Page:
Yaesu FT-450 - SDR Panadapter & SDR-Console
I was recently gifted a SDRPlay RSP1 (thanks again ON3HVP!) and have wanted to install an RF-tap for a long time in my FT-450.
Now, there’s a couple of ways you can do this:
- Get an extra RX antenna (duh..)
- Tap at the antenna port (but you’ll need to disconnect on TX)
- Tap at the RX circuitry
- Tap at the IF (in case you’re using an RTL-SDR which doesn’t handle HF too well..)
In our case, we’ll tap at the RX circuitry. It doesn’t see any TX power, so it’s all safe. There’s one caveat: you can’t just solder an extra wire and be done with it. If you connect an extra cable and receiver; you’ll load this stage down, causing your receiver to be less sensitive. Not something we want on HF!
Enter a great little board by G4HUP (who is sadly an SK at the time of writing…). The board Dave designed is essentially a high-impedance buffer. So it avoids loading down the RX section, while making sure it has adequate power to drive the input of the RSP1.
Seeing we want the full spectrum delivered to the RSP1 – I chose the “PAT V”-board: no filtering, straight from RX on the transceiver; to the RSP1.
Here’s how it’s all connected:
Basically, we’re tapping at the little BalUn next to the white relay; and we’re powering the buffer from a regulator providing 12V – but only at RX (it mutes the adapter on TX by not providing any voltage).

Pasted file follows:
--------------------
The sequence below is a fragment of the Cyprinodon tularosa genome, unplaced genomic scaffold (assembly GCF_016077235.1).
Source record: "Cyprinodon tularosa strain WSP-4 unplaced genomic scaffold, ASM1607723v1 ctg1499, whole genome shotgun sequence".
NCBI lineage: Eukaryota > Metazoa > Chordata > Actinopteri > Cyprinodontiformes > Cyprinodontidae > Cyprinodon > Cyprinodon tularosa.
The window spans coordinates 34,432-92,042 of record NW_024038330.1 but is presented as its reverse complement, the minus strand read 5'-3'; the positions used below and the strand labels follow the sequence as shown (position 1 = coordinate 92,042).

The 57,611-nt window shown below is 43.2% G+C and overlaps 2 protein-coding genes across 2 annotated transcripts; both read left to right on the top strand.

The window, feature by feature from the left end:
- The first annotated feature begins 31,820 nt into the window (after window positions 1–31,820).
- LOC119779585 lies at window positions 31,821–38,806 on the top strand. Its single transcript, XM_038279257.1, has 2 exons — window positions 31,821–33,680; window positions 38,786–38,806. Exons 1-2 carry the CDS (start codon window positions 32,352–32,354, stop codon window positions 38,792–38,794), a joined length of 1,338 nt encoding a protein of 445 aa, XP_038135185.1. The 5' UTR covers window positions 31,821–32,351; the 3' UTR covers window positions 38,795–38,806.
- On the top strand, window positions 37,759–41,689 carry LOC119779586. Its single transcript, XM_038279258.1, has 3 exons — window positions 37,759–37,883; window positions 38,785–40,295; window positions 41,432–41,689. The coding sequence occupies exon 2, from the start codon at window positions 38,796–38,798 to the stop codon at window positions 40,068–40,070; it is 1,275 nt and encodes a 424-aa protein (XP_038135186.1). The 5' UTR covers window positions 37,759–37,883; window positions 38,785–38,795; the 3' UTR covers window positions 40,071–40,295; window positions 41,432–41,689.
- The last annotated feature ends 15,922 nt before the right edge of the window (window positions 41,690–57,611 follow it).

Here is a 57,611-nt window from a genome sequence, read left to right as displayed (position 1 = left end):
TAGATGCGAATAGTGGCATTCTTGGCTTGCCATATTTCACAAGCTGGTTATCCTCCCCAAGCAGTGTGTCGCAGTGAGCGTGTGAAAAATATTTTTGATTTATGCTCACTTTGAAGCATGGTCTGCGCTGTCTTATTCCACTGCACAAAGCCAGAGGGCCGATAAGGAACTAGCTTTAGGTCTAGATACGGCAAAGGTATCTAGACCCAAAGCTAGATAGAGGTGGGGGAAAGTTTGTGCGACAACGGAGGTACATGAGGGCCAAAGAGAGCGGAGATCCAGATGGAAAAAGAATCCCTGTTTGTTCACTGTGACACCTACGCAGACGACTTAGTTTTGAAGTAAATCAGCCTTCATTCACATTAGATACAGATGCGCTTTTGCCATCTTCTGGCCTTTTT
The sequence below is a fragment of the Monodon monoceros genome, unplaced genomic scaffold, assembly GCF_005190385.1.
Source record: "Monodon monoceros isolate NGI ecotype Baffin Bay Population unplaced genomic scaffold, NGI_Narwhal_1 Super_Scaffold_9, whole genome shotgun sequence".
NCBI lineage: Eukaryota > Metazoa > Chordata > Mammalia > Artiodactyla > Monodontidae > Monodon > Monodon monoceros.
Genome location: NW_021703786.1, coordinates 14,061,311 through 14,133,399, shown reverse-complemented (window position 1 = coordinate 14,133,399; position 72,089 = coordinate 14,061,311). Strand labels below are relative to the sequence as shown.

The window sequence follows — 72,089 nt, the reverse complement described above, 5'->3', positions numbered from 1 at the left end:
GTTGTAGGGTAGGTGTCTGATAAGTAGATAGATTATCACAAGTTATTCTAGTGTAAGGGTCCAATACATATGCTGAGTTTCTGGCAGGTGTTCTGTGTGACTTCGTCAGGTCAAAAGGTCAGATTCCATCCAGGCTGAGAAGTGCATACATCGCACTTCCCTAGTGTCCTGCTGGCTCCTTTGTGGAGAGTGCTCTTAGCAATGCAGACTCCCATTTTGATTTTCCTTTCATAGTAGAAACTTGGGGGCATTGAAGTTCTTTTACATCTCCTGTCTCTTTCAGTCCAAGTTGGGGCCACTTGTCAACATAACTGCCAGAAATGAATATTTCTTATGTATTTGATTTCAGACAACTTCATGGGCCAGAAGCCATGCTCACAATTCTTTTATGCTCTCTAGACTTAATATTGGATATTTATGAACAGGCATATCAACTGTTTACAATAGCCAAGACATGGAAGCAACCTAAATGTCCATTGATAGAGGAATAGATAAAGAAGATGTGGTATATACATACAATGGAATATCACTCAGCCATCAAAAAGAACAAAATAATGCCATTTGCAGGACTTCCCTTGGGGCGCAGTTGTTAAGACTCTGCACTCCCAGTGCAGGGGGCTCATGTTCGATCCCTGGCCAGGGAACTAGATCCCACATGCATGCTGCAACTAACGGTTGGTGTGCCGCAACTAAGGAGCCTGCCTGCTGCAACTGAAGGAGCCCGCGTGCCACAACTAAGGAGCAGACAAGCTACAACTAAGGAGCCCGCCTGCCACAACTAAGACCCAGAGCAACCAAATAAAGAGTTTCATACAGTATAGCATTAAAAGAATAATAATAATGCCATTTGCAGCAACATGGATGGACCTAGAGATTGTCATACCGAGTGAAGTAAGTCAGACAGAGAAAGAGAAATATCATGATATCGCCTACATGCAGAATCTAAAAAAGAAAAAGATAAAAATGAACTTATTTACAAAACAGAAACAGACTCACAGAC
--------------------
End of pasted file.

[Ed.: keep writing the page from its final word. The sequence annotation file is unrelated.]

You might ask: “Why aren’t you using a thin coax?” – It’s a recommendation from G4HUP himself: it adds less capacitance which would in turn load down the RX and thus decreasing the signal.
OK – so we got the adapter installed, we have the RSP1 connected and OmniRig is working like it should. (See other post..)
Enter SDR-Console V3 with… External radio support (you can see where this is heading… HI). If you have OmniRig set up; you can enable external radio support in the SDR-Console options. You’ll have to restart the program once you do that.
You’ll notice an extra window in the DSP setting. Enable the “play” button and the “tracking” button. That’s it. Your PC (and thus RSP1) is tracking your radio, but also the other way around: If you see a signal in the waterfall: click it and you’re QRV on the other station’s frequency.
Even better, my logging program (Log4OM) uses OmniRig as well. So I could even click an entry on the cluster, Log4OM sends a CAT command; the transceiver tunes to the frequency; and so does SDR-Console V3.